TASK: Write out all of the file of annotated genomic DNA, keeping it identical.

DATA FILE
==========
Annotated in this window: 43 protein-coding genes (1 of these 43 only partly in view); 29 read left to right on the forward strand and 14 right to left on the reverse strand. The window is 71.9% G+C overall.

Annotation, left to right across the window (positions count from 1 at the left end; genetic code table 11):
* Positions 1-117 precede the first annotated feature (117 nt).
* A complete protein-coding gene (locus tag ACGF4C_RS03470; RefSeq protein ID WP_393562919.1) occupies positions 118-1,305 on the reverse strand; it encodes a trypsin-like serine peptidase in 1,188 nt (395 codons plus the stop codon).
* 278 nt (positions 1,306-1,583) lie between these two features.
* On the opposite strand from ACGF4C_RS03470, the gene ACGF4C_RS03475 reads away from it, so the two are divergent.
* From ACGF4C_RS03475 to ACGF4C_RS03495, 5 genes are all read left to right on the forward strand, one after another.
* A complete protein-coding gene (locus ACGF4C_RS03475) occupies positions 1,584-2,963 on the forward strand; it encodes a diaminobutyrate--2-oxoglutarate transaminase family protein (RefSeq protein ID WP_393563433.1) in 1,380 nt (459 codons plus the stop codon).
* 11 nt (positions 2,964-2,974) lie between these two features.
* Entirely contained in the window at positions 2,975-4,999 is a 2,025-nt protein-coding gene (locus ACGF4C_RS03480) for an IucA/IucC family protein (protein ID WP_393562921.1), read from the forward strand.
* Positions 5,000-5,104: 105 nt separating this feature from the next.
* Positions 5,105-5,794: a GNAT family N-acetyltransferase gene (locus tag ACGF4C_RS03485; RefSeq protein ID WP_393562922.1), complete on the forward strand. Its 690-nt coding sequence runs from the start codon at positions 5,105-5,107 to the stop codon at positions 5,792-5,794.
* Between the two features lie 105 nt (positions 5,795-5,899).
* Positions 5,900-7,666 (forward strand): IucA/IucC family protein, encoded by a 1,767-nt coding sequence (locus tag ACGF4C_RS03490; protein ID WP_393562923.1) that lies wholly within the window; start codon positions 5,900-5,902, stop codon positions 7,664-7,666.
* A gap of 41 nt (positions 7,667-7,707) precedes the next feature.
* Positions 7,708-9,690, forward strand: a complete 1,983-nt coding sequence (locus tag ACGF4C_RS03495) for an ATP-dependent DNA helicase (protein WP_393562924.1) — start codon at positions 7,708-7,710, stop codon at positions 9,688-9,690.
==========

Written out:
Annotated in this window: 43 protein-coding genes (1 of these 43 only partly in view); 29 read left to right on the forward strand and 14 right to left on the reverse strand. The window is 71.9% G+C overall.

Annotation, left to right across the window (positions count from 1 at the left end; genetic code table 11):
* Positions 1-117 precede the first annotated feature (117 nt).
* A complete protein-coding gene (locus tag ACGF4C_RS03470; RefSeq protein ID WP_393562919.1) occupies positions 118-1,305 on the reverse strand; it encodes a trypsin-like serine peptidase in 1,188 nt (395 codons plus the stop codon).
* 278 nt (positions 1,306-1,583) lie between these two features.
* On the opposite strand from ACGF4C_RS03470, the gene ACGF4C_RS03475 reads away from it, so the two are divergent.
* From ACGF4C_RS03475 to ACGF4C_RS03495, 5 genes are all read left to right on the forward strand, one after another.
* A complete protein-coding gene (locus ACGF4C_RS03475) occupies positions 1,584-2,963 on the forward strand; it encodes a diaminobutyrate--2-oxoglutarate transaminase family protein (RefSeq protein ID WP_393563433.1) in 1,380 nt (459 codons plus the stop codon).
* 11 nt (positions 2,964-2,974) lie between these two features.
* Entirely contained in the window at positions 2,975-4,999 is a 2,025-nt protein-coding gene (locus ACGF4C_RS03480) for an IucA/IucC family protein (protein ID WP_393562921.1), read from the forward strand.
* Positions 5,000-5,104: 105 nt separating this feature from the next.
* Positions 5,105-5,794: a GNAT family N-acetyltransferase gene (locus tag ACGF4C_RS03485; RefSeq protein ID WP_393562922.1), complete on the forward strand. Its 690-nt coding sequence runs from the start codon at positions 5,105-5,107 to the stop codon at positions 5,792-5,794.
* Between the two features lie 105 nt (positions 5,795-5,899).
* Positions 5,900-7,666 (forward strand): IucA/IucC family protein, encoded by a 1,767-nt coding sequence (locus tag ACGF4C_RS03490; protein ID WP_393562923.1) that lies wholly within the window; start codon positions 5,900-5,902, stop codon positions 7,664-7,666.
* A gap of 41 nt (positions 7,667-7,707) precedes the next feature.
* Positions 7,708-9,690, forward strand: a complete 1,983-nt coding sequence (locus tag ACGF4C_RS03495) for an ATP-dependent DNA helicase (protein WP_393562924.1) — start codon at positions 7,708-7,710, stop codon at positions 9,688-9,690.